Called to Proclaim the Mighty Acts of the Lord (See 1 Pet. 2:9)
Word of Life January 2016
The huge multitude of Christians should be quite visible. But they are so divided that many people don’t notice them and so don’t see Jesus through them. Unity is the only sure way to proclaim God’s mighty acts.
‘Called to proclaim the mighty acts of the Lord’ (see 1 Pet. 2:9).
When the Lord acts, he does mighty things. As soon as he had created the universe he saw that it was ‘good’, indeed ‘very good’ (Gen 1:31), while the man and the woman, made in his image and likeness,wereespecially beautiful (see Gen 1:26-27). But what God did later exceeded all of this. It was the work he did in Jesus. And with Jesus’s death and resurrection he created a new world and a new people. It is a people to whom Jesus has given the life of Heaven, a genuine fraternity, in mutual welcome, in sharing with one anotherandin self-giving. Peter’s letter helped the first Christians realize that God’s love had made them ‘a chosen race, a royal priesthood, a holy nation, God’s own people’ (1 Pet. 2:9; see also the whole passage vv. 9-10).
If,like the first Christians, we were to become fully aware of what we are, of how much God’s mercy has done in us, among us and around us, we would be amazed. We would not be able to contain our joy and we would feel the need to share it with others, ‘to proclaim the mighty acts of the Lord.’
But it is difficult, or virtually impossible, to give witness effectively to the beauty of the new kind of relations insociety that Jesus brought about, if we stay isolated from one another. It is normal, therefore, that Peter’s invitation is addressed to the whole people. We cannot show ourselves as argumentative and partisan, or even merely indifferent to one another, and then proclaim that ‘the Lord has created a new people, and has freed us from egoism, from hatred and rancour, giving us mutual love as the law that makes us one heart and one soul…’ Among the Christian people there are indeed differences in our ways of thinking, our traditions and cultures, but these diversities are to be welcomed with respect, recognizing the beauty of this huge variety and aware that unity is not uniformity.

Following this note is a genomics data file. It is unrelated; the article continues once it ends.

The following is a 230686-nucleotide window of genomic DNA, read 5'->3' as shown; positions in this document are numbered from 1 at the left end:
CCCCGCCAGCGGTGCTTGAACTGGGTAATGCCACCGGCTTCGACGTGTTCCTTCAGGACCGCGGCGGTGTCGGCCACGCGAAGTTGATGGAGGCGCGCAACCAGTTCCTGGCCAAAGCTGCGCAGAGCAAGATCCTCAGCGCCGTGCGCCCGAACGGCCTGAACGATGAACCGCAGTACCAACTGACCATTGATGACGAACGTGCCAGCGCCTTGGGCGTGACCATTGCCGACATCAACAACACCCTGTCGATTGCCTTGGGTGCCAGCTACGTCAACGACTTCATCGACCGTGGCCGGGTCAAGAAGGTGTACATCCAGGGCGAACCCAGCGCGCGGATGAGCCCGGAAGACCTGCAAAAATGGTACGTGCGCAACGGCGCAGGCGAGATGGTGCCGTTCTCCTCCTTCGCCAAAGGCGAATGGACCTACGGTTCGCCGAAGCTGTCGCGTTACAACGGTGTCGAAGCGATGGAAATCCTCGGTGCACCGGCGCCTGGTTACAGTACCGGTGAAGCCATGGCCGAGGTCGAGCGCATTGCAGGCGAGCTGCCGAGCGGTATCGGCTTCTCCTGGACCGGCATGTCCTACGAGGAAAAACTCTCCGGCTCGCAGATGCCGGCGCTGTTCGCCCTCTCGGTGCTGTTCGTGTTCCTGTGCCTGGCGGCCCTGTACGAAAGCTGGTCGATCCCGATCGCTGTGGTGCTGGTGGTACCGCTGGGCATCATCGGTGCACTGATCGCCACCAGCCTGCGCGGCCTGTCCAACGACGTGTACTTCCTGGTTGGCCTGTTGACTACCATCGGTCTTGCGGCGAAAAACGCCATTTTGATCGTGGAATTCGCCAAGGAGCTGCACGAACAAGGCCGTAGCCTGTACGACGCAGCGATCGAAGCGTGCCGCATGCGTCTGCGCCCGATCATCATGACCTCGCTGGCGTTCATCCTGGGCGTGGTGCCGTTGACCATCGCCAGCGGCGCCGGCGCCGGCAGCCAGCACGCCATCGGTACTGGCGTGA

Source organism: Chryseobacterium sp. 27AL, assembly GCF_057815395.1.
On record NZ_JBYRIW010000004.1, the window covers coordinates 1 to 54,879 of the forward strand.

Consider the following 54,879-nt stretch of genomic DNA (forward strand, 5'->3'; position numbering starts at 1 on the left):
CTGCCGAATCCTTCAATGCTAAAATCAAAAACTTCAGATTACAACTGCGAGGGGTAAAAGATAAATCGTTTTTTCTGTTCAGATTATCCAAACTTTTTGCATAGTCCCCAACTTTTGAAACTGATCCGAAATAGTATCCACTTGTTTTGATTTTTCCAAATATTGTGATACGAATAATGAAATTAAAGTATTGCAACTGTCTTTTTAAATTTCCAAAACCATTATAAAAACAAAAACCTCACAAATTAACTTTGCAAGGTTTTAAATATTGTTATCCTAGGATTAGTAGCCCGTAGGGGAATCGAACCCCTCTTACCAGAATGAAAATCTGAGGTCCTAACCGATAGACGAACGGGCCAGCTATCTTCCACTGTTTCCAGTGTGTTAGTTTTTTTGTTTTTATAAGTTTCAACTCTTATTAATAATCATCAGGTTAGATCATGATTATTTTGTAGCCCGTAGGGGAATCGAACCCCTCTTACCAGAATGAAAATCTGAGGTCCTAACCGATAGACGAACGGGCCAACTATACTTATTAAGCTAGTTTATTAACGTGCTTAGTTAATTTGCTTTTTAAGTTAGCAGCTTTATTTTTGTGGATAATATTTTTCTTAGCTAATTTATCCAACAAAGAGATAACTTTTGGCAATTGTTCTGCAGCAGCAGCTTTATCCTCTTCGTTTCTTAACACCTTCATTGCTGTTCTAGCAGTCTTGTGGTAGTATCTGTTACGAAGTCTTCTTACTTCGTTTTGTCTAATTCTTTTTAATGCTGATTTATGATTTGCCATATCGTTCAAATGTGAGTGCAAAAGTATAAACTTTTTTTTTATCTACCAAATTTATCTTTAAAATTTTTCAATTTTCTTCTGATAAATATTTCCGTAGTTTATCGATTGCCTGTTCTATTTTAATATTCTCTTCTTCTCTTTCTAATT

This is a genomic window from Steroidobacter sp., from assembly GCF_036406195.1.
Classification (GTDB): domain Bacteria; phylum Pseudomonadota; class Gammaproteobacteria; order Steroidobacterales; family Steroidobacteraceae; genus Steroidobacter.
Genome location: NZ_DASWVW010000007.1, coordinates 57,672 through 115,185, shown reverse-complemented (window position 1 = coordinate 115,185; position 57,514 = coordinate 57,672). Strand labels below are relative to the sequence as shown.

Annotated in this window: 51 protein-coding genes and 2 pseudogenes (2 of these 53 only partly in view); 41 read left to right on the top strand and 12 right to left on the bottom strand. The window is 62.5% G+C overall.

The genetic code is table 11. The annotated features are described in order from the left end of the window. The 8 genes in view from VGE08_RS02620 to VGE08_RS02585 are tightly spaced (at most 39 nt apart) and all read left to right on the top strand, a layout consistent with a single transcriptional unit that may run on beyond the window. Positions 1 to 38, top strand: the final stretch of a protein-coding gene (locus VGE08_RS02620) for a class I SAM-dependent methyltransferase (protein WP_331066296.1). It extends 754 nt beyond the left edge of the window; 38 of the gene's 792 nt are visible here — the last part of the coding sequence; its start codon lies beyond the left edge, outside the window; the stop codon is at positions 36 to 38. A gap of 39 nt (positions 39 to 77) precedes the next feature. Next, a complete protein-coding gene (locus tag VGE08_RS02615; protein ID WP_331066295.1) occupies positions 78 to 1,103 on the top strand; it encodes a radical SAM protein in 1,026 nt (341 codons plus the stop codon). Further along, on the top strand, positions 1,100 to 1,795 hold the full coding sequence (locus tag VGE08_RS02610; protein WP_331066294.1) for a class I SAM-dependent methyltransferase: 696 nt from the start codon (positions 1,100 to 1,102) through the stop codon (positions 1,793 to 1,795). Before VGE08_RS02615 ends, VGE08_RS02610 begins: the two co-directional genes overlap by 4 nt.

This is the journey we will follow during the Week of Prayer for Christian Unity (celebrated in the northern hemisphere on18-25 January) and throughout the year. The Word of Life invites us among our different Churches and communities to try to get to know one another better, to tell one another of the marvellous works of the Lord. In this way we will be able to ‘proclaim’ these works credibly, giving witness that we are one precisely in our diversity and that we support each another concretely.
Chiara Lubich encouraged us with great energy to follow this path:
“Love is the greatest power on earth: it unleashes the peaceful Christian revolution around those who live it, so that today people can repeat what the early Christians said centuries ago: ‘We were born only yesterday and we have already spread all over the world.’ …
Love! What a great need there is for love in the world! And in us, Christians!
All together we Christians of various Churches number more than a billion people. Such a multitude should be quite visible. But we are so divided that many do not see us, nor do they see Jesus through us.
He said that the world would recognize us as his own and, through us, would recognize him, by our mutual love, by unity: ‘By this everyone will know that you are my disciples, if you have love for one another’ (Jn 13:35)….
Our world today asks each one of us for love; it asks for unity, communion, solidarity.
And it also calls upon the Churches to recompose the unity that has been torn for centuries.”
Edited by Fabio Ciardi